In this second part of a series on how to coordinate service management within an organization, we discuss why many organizations are now differentiating access to applications and data based on job roles. We also provide suggestions for how to adopt role-based provisioning.

by Phyllis Drucker
Date Published October 13, 2021 - Last Updated January 20, 2023

This is the second part in a series on how to coordinate service management within an organization. In the previous article, we discussed how a service management office is important to set standards for IT service in all departments. Here, we talk about how to implement the concept of role-based provisioning.

When IT first became a part of the mainstream workplace, it was a given that not everyone would need, or even want, the most basic piece of IT - a computer. It was only as computers became ubiquitous and necessary that many businesses began to allow employees near equal access to applications and data.

Now, many organizations are beginning to implement something called role-based provisioning, which tailors access to specific roles within the organization. There are several practical benefits to role-based provisioning:

  • Improved experience for managers: No more access forms they don’t know how to complete!
  • Better onboarding experience for new hires: All access is ready on the first day.
  • Better transfer/job change experience: Access is adjusted automatically.
  • Access audit is performed by reviewing the IAM configuration by role and the overarching technical solution. It is no longer necessary to pull tickets to prove an individual has the right access
  • Lowered risk of compromised data due to insufficient access controls

Here are some steps to take for implementing role-based provisioning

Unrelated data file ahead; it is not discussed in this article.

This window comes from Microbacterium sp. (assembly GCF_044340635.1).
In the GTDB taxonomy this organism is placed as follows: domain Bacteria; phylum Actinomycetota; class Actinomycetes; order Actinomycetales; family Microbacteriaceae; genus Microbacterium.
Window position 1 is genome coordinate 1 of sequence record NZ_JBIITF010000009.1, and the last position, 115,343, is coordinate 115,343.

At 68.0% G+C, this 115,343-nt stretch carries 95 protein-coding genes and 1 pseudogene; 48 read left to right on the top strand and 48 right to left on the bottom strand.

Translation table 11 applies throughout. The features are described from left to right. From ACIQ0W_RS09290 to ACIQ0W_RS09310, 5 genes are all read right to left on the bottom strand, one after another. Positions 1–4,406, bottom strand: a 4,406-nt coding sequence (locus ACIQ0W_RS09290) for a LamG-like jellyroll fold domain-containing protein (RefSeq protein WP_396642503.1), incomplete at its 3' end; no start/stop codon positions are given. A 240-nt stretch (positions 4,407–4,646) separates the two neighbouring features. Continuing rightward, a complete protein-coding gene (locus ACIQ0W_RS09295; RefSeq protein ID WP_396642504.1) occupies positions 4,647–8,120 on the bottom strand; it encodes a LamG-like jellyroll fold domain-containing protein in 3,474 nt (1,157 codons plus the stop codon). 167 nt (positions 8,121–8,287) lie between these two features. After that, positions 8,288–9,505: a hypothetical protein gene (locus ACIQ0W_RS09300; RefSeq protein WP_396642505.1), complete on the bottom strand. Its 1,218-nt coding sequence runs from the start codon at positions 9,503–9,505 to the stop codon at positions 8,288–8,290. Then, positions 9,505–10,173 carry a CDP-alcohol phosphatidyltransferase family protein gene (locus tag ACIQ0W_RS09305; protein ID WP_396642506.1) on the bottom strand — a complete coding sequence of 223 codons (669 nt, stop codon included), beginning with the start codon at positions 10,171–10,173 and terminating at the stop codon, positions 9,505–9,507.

Step 1: Work with HR to define organizational roles

The first step to adopting a role-based provisioning model is to work with HR on understanding the structure of titles and job families in the organization. In short, a common data point must be identified as the key data point that represents the role.

The issue here is there could be thousands of titles. If those titles role up to a smaller number of job families, and if access can be successfully based on the job family, that will be sufficient. If it’s not, IT may need to work with HR to align job titles or job families to IT role profiles at the application level.

While this is the first step, it’s important to note that this step is where most organizations give up. This can be a time-consuming task, but it must be performed.

Step 2: Align the roles in the system

Once identified, the roles for each application can be configured in the Identity Access Management (IAM) System - be it Okta, SailPoint, or others. This enables the product to grant access to people based on their role. In simple terms, the IAM system needs to know that a “Help Desk Analyst” gets a particular set of applications, and the role granted within each application.

Step 3: Integrate HR to IAM

The final step is to integrate the HR or HCM system with the IAM system, which is generally a technical activity and typically expected by the IAM tools. Once done, when someone is hired, access will be automatically provisioned on their start date. When their job changes, an extreme pain point in many organizations, their access will be automatically adjusted on the effective date of the change.


Implementing role-based provisioning addresses large pain points in most large organizations and helps secure private data, but it can take a while to implement. However, the sooner it’s started, the sooner the business value is achieved.

Phyllis Drucker is an ITIL® 4 Managing Professional certified consultant and information leader at Cognizant’s Linium ServiceNow practice. Phyllis has more than 20 years of experience in the disciplines and frameworks of service management, as both a practitioner and consultant. She has served HDI since 1997, itSMF USA since 2004 in a variety of capacities including speaker, writer, local group leader, board member, operations director and recently completed her term as Chair for itSMF International. Since 1997, Phyllis has helped to advance the profession of ITSM leaders and practitioners worldwide by providing her experience and insight on a wide variety of ITSM topics through presentations, whitepapers, and articles and now her new book on the service request catalog, Online Service Management: Creating a Successful Service Request Catalogue (International Best Practice). Follow Phyllis on Twitter @msitsm.

Tag(s): supportworld, costs, IT service management, business intelligence, business of support, cost models


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